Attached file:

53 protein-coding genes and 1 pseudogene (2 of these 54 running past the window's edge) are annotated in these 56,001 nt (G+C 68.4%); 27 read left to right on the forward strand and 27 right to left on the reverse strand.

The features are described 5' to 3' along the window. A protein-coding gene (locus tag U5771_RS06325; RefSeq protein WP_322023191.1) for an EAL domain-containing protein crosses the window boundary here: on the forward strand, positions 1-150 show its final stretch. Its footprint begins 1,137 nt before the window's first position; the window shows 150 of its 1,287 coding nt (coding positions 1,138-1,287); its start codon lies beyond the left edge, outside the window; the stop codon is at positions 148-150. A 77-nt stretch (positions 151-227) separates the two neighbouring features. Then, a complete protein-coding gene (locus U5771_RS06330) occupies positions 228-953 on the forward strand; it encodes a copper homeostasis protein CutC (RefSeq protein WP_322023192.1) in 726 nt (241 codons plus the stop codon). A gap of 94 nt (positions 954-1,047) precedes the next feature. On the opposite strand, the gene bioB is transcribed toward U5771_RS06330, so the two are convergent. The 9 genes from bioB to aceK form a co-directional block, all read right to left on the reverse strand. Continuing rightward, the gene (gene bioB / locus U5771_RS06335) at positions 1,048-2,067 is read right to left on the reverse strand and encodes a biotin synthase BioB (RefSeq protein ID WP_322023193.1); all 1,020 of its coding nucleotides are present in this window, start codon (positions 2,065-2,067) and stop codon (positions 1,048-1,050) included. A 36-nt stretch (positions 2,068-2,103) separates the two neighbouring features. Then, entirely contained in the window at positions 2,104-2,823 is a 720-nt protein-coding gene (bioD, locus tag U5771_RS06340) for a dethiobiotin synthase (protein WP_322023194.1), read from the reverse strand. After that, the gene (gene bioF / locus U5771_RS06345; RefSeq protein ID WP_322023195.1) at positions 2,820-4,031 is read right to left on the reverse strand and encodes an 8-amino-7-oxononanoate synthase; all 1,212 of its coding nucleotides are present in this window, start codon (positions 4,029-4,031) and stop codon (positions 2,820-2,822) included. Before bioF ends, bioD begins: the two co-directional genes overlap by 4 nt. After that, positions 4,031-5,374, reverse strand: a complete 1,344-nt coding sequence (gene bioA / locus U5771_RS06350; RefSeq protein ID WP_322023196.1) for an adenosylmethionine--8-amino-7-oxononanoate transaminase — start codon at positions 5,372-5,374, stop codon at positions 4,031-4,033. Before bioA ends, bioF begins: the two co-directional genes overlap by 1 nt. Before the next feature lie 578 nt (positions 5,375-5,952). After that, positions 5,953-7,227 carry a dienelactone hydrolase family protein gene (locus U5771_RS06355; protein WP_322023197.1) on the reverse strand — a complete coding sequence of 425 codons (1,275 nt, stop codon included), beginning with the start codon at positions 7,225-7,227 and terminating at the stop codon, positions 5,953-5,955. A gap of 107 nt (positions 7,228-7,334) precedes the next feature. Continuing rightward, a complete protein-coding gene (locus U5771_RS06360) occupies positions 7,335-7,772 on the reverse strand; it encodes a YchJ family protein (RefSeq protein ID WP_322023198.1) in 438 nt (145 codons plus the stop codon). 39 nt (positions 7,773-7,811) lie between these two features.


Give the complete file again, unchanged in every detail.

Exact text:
53 protein-coding genes and 1 pseudogene (2 of these 54 running past the window's edge) are annotated in these 56,001 nt (G+C 68.4%); 27 read left to right on the forward strand and 27 right to left on the reverse strand.

The features are described 5' to 3' along the window. A protein-coding gene (locus tag U5771_RS06325; RefSeq protein WP_322023191.1) for an EAL domain-containing protein crosses the window boundary here: on the forward strand, positions 1-150 show its final stretch. Its footprint begins 1,137 nt before the window's first position; the window shows 150 of its 1,287 coding nt (coding positions 1,138-1,287); its start codon lies beyond the left edge, outside the window; the stop codon is at positions 148-150. A 77-nt stretch (positions 151-227) separates the two neighbouring features. Then, a complete protein-coding gene (locus U5771_RS06330) occupies positions 228-953 on the forward strand; it encodes a copper homeostasis protein CutC (RefSeq protein WP_322023192.1) in 726 nt (241 codons plus the stop codon). A gap of 94 nt (positions 954-1,047) precedes the next feature. On the opposite strand, the gene bioB is transcribed toward U5771_RS06330, so the two are convergent. The 9 genes from bioB to aceK form a co-directional block, all read right to left on the reverse strand. Continuing rightward, the gene (gene bioB / locus U5771_RS06335) at positions 1,048-2,067 is read right to left on the reverse strand and encodes a biotin synthase BioB (RefSeq protein ID WP_322023193.1); all 1,020 of its coding nucleotides are present in this window, start codon (positions 2,065-2,067) and stop codon (positions 1,048-1,050) included. A 36-nt stretch (positions 2,068-2,103) separates the two neighbouring features. Then, entirely contained in the window at positions 2,104-2,823 is a 720-nt protein-coding gene (bioD, locus tag U5771_RS06340) for a dethiobiotin synthase (protein WP_322023194.1), read from the reverse strand. After that, the gene (gene bioF / locus U5771_RS06345; RefSeq protein ID WP_322023195.1) at positions 2,820-4,031 is read right to left on the reverse strand and encodes an 8-amino-7-oxononanoate synthase; all 1,212 of its coding nucleotides are present in this window, start codon (positions 4,029-4,031) and stop codon (positions 2,820-2,822) included. Before bioF ends, bioD begins: the two co-directional genes overlap by 4 nt. After that, positions 4,031-5,374, reverse strand: a complete 1,344-nt coding sequence (gene bioA / locus U5771_RS06350; RefSeq protein ID WP_322023196.1) for an adenosylmethionine--8-amino-7-oxononanoate transaminase — start codon at positions 5,372-5,374, stop codon at positions 4,031-4,033. Before bioA ends, bioF begins: the two co-directional genes overlap by 1 nt. Before the next feature lie 578 nt (positions 5,375-5,952). After that, positions 5,953-7,227 carry a dienelactone hydrolase family protein gene (locus U5771_RS06355; protein WP_322023197.1) on the reverse strand — a complete coding sequence of 425 codons (1,275 nt, stop codon included), beginning with the start codon at positions 7,225-7,227 and terminating at the stop codon, positions 5,953-5,955. A gap of 107 nt (positions 7,228-7,334) precedes the next feature. Continuing rightward, a complete protein-coding gene (locus U5771_RS06360) occupies positions 7,335-7,772 on the reverse strand; it encodes a YchJ family protein (RefSeq protein ID WP_322023198.1) in 438 nt (145 codons plus the stop codon). 39 nt (positions 7,773-7,811) lie between these two features.